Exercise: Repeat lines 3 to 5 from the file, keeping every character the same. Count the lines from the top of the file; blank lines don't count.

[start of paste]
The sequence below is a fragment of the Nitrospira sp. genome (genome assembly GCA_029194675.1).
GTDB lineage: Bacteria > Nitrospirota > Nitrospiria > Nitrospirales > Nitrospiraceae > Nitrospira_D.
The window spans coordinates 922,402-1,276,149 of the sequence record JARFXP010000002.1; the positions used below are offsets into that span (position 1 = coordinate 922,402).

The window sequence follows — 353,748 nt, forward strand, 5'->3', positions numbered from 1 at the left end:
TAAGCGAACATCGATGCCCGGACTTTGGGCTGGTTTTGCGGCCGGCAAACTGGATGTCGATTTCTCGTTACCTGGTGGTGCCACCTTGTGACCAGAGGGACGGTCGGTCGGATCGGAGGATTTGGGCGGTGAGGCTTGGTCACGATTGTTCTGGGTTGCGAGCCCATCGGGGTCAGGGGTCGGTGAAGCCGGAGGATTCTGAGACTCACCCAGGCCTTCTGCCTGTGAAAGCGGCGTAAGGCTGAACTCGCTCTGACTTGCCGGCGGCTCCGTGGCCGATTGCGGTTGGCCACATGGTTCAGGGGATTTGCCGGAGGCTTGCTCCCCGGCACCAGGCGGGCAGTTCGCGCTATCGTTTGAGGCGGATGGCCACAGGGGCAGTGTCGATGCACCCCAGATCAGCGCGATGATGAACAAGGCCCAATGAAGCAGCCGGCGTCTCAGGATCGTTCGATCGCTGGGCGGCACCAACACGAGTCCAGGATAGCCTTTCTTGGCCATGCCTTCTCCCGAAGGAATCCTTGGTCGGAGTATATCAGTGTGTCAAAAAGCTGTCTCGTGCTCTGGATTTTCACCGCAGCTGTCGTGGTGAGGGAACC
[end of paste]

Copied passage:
The window spans coordinates 922,402-1,276,149 of the sequence record JARFXP010000002.1; the positions used below are offsets into that span (position 1 = coordinate 922,402).

The window sequence follows — 353,748 nt, forward strand, 5'->3', positions numbered from 1 at the left end:
TAAGCGAACATCGATGCCCGGACTTTGGGCTGGTTTTGCGGCCGGCAAACTGGATGTCGATTTCTCGTTACCTGGTGGTGCCACCTTGTGACCAGAGGGACGGTCGGTCGGATCGGAGGATTTGGGCGGTGAGGCTTGGTCACGATTGTTCTGGGTTGCGAGCCCATCGGGGTCAGGGGTCGGTGAAGCCGGAGGATTCTGAGACTCACCCAGGCCTTCTGCCTGTGAAAGCGGCGTAAGGCTGAACTCGCTCTGACTTGCCGGCGGCTCCGTGGCCGATTGCGGTTGGCCACATGGTTCAGGGGATTTGCCGGAGGCTTGCTCCCCGGCACCAGGCGGGCAGTTCGCGCTATCGTTTGAGGCGGATGGCCACAGGGGCAGTGTCGATGCACCCCAGATCAGCGCGATGATGAACAAGGCCCAATGAAGCAGCCGGCGTCTCAGGATCGTTCGATCGCTGGGCGGCACCAACACGAGTCCAGGATAGCCTTTCTTGGCCATGCCTTCTCCCGAAGGAATCCTTGGTCGGAGTATATCAGTGTGTCAAAAAGCTGTCTCGTGCTCTGGATTTTCACCGCAGCTGTCGTGGTGAGGGAACC